Reasons to ride fixed wheel are, at this time of year, many and varied, but the most obvious starts covering the transmission the moment you leave your front door. A month of freezing weather with little if any rain to wash them clean has left the roads coated in a foul, grey, gritty, slippery, salty muck that not only besmirches the paintwork but attacks metal parts with gusto.

Delicate derailleur mechanisms and lightweight cassettes might almost have been designed to accumulate this clag in their many little corners; jockey wheels, sprockets, control cables and chain all start to suffer from wear and corrosion unless cleaned scrupulously and frequently.

Compare this with the simplicity of a fixed transmission, which, with just one sprocket, a chain running in a straight line and no control cables has but one wear interface, where the chain runs onto the sprocket. It also lessens reliance on and use of the rear brake, which means longer-lasting rim and brake blocks. Not only does a fixed wheeler need less frequent cleaning, but cleaning it is so quick and easy it can be done more often…

Then there’s bike control on roads that might as well be covered in ball bearings; having the pedals connected directly to the back wheel offers much more precise control over rear wheel rotation – and therefore braking in hazardous conditions - than does a freewheel.

Descending a long hill is no longer a question of enduring an icy blast that quickly removes warmth from the knees and leg muscles. Instead, the legs have to keep working – hard – while speed is inevitably low, so there’s never a chance to get chilled.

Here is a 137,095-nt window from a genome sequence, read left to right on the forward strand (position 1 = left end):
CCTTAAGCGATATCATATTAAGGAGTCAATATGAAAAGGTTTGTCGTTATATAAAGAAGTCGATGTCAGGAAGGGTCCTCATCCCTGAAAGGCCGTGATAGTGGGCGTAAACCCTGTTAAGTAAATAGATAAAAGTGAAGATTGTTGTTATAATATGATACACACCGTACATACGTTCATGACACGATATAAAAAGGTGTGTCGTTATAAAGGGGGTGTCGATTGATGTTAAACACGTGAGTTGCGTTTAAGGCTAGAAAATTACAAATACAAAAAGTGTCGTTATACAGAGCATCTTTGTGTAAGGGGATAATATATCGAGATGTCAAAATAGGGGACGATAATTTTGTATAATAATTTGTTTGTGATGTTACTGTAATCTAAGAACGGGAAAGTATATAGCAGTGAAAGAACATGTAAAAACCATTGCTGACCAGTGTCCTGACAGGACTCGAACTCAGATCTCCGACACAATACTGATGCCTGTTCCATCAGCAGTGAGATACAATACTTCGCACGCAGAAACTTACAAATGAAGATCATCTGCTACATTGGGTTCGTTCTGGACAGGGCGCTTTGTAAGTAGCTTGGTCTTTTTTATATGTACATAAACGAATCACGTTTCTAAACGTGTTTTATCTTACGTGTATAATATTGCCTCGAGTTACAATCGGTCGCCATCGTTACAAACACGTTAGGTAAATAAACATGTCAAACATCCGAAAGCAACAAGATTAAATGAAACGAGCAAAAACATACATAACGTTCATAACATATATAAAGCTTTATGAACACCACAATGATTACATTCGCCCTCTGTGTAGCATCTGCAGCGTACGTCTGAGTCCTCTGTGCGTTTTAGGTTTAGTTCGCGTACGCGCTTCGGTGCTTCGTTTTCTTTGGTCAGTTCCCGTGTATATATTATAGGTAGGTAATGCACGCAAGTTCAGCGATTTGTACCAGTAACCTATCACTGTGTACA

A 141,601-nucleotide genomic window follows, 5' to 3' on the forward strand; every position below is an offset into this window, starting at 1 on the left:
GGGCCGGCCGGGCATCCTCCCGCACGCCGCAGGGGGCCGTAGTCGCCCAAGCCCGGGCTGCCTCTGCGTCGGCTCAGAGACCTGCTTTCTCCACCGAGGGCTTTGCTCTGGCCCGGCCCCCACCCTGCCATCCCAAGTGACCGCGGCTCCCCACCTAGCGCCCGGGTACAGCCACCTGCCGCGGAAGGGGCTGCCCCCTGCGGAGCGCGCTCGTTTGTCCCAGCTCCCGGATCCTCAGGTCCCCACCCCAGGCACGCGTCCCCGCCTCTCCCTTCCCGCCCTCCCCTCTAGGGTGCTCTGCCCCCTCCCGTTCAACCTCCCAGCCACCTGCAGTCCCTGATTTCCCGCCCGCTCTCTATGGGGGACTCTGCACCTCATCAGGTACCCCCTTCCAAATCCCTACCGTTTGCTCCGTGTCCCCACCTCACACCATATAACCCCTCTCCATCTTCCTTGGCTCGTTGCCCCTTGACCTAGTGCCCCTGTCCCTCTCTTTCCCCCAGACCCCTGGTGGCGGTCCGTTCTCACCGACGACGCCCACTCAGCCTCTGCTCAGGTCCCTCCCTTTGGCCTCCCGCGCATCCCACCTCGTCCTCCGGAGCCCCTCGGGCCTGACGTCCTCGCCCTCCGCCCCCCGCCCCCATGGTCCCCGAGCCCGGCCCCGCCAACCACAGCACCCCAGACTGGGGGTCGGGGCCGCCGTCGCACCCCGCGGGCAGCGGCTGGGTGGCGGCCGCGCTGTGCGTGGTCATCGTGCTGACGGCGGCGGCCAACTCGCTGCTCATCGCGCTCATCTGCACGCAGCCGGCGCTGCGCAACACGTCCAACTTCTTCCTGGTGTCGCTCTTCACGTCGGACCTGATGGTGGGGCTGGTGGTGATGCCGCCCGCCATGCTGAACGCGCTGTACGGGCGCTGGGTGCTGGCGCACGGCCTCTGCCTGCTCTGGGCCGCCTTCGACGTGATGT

And then there’s the training effect. Fixed may not be the only way or even the best way to get fit on a bike, but it does impose some useful challenges. One is the need to find a high cadence for riding on the flat provided the gear is well-chosen. Find yourself pushing along on ever-bigger gears, and a few sessions on fixed are the perfect way to break out of the vicious circle.

Fixed wheel also counts for more than riding with gears and a freewheel. A two-hour training ride with no chance to rest the legs feels like three hours of ‘normal’ riding, making it a great choice for the time-poor. Why? Hills, of course. Up or down, they make life hard for the fixed rider and virtually guarantee a real improvement in strength and technique. Which has to be a good thing, surely?